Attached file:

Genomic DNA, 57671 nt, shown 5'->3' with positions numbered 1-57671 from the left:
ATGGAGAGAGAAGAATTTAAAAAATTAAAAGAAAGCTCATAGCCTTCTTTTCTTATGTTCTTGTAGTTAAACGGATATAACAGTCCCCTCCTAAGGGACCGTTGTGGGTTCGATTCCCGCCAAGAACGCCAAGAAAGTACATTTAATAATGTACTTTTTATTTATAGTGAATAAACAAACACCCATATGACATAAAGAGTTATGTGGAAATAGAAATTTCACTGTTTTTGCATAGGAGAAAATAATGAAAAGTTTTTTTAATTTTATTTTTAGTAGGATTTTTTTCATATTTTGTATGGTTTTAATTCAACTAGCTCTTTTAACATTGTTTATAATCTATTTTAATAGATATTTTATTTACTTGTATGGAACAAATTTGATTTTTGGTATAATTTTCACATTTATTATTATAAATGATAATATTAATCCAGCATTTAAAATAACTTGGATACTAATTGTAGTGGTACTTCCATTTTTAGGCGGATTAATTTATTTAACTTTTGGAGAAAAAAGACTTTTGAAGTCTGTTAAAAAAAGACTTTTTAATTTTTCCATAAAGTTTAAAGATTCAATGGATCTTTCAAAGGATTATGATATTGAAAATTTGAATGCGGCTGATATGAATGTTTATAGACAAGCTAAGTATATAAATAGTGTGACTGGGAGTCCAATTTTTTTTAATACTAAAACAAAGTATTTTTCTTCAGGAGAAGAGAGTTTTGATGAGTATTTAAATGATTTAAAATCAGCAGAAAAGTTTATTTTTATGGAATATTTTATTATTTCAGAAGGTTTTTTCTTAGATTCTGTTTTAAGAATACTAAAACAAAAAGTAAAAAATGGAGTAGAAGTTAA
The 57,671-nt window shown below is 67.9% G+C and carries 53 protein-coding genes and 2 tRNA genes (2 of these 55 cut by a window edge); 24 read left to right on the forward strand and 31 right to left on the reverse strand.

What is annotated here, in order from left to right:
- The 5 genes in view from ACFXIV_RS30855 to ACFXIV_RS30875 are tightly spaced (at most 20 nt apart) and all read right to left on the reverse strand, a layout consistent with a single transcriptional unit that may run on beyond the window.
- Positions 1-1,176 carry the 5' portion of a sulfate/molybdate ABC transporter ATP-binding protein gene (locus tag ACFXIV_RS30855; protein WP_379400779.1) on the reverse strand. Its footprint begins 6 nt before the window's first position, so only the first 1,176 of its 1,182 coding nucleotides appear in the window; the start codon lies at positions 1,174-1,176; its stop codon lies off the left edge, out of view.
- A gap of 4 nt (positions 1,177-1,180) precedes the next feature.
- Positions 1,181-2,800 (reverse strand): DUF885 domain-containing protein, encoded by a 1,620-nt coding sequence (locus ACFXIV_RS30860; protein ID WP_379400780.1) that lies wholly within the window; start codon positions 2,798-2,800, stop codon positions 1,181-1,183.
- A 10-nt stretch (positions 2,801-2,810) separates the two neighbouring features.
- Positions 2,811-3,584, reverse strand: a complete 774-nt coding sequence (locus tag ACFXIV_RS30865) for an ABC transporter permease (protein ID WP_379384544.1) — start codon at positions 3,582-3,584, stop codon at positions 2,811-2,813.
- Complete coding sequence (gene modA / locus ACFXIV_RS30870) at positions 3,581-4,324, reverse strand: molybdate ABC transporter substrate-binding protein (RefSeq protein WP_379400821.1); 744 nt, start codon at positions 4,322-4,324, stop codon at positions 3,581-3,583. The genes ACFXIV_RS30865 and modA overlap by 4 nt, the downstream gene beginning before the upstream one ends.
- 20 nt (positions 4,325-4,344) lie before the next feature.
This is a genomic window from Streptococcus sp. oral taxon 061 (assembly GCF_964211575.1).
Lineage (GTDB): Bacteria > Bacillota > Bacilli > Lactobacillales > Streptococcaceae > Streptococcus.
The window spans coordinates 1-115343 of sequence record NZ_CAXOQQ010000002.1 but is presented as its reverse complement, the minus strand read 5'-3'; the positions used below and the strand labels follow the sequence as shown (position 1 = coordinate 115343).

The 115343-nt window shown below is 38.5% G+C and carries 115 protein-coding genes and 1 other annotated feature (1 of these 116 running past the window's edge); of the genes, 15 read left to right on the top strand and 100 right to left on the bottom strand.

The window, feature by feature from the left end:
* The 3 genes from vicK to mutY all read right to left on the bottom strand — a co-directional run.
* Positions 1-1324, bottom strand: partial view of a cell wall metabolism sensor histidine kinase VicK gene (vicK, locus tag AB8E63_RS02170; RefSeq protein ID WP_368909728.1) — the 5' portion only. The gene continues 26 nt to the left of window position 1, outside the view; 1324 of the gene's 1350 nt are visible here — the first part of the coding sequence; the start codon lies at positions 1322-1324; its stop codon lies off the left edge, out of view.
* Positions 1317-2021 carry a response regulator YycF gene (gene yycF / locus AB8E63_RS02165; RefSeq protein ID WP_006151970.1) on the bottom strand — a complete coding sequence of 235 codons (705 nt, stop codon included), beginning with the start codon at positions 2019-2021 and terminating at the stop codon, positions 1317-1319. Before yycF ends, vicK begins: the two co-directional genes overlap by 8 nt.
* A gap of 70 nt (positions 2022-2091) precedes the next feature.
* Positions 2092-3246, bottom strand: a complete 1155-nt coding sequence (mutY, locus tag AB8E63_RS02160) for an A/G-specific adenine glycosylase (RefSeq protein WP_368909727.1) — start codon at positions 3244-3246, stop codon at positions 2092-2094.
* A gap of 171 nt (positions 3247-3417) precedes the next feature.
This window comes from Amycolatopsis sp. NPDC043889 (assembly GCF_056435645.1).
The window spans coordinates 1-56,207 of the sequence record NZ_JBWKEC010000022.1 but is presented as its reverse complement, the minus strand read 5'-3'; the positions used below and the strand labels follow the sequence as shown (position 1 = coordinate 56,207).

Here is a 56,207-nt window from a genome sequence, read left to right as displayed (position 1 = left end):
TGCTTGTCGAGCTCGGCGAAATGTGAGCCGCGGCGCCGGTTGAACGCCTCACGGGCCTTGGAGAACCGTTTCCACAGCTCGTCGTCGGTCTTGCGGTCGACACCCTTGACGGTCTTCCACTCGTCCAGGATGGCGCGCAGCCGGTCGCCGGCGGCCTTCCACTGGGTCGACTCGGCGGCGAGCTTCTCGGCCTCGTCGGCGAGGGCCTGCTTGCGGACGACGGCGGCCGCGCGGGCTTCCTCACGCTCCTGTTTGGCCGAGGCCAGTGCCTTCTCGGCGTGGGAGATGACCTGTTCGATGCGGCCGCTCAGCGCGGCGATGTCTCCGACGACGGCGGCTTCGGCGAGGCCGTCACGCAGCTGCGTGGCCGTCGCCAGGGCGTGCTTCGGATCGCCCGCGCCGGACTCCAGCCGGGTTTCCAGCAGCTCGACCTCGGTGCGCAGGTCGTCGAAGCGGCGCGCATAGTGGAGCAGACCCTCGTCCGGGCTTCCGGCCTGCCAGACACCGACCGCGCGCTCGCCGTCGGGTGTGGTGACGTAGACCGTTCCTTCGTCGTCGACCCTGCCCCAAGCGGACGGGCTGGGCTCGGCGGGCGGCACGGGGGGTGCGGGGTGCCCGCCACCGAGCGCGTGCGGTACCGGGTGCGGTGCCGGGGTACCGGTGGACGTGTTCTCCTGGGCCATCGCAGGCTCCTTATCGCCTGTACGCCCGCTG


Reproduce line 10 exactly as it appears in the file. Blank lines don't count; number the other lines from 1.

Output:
- Positions 2,811-3,584, reverse strand: a complete 774-nt coding sequence (locus tag ACFXIV_RS30865) for an ABC transporter permease (protein ID WP_379384544.1) — start codon at positions 3,582-3,584, stop codon at positions 2,811-2,813.